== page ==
Groups like CWA are popping up all over the place— far faster and much more organized than their liberal counterparts. How do we stop these kinds of groups from having the excessive influence that they do? For that, please check The Solution section of this site.

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Click on any of the links below to read more articles about the Concerned Women for America.
The Radical Religious Right:<br> Concerned Women for America The Radical Religious Right:
Concerned Women for America
Synopsis: A list of older articles about Beveraly LeHaye and CWA. Some of the articles are no longer to be found at the links provided, but a websearch using the title may turn them up elsewhere. A valuable source of background information on the CWA and Mrs. LeHaye.
Right Web: Concerned Women for America Right Web:
Concerned Women for America
Synopsis: A more detailed profile of the founding and mission of CWA.
They Won't Stand on Common Ground They Won't Stand on Common Ground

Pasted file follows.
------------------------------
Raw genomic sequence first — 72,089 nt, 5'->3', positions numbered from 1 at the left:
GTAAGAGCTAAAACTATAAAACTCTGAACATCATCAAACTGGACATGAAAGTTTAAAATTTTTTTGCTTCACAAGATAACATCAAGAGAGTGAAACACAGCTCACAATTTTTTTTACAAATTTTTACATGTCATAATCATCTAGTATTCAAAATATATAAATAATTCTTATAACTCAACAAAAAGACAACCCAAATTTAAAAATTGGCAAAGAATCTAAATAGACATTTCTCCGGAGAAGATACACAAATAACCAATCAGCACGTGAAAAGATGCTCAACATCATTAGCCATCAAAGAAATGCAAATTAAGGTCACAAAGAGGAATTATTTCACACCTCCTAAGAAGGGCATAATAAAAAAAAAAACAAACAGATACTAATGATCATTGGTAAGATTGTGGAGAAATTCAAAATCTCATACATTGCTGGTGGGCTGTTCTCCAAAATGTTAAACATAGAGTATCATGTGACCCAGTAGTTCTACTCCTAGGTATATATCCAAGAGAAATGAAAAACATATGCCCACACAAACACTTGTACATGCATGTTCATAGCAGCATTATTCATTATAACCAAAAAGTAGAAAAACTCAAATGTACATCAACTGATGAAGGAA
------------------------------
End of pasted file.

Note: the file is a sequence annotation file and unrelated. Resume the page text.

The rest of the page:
Synopsis: This article details just how radical the policies of the CWA are and how uncompromising they are on achieving their agenda. For example, they see the use of the term "Happy Holidays" as an assault on religious freedom. No one is immune to their attack— if they believe one of their allies is not making enough effort to forward their agenda, they attack with the same force they would someone who opposes them. While sticking to your principles is a laudable thing, forcing others to live according to them is anti-American.
An Interview with Sandy Rios An Interview with Sandy Rios
Synopsis: In an interview done before her sudden departure, Sandy Rios discusses why the most important issue on the CWA agenda is protecting the institution of marriage from "homosexual activists". [Author's note: Take notice of the name of the publication this interview appears in. Human Rights Campaign is a GLBT rights organization. The use of the term "Human Events" is, in my humble opinion, a deliberate attempt to lure in the liberal reader much as the ACLJ (American Center for Law and Justice— the "legal arm" of the Christian Coalition) capitalizes on the familiarity of the ACLU.]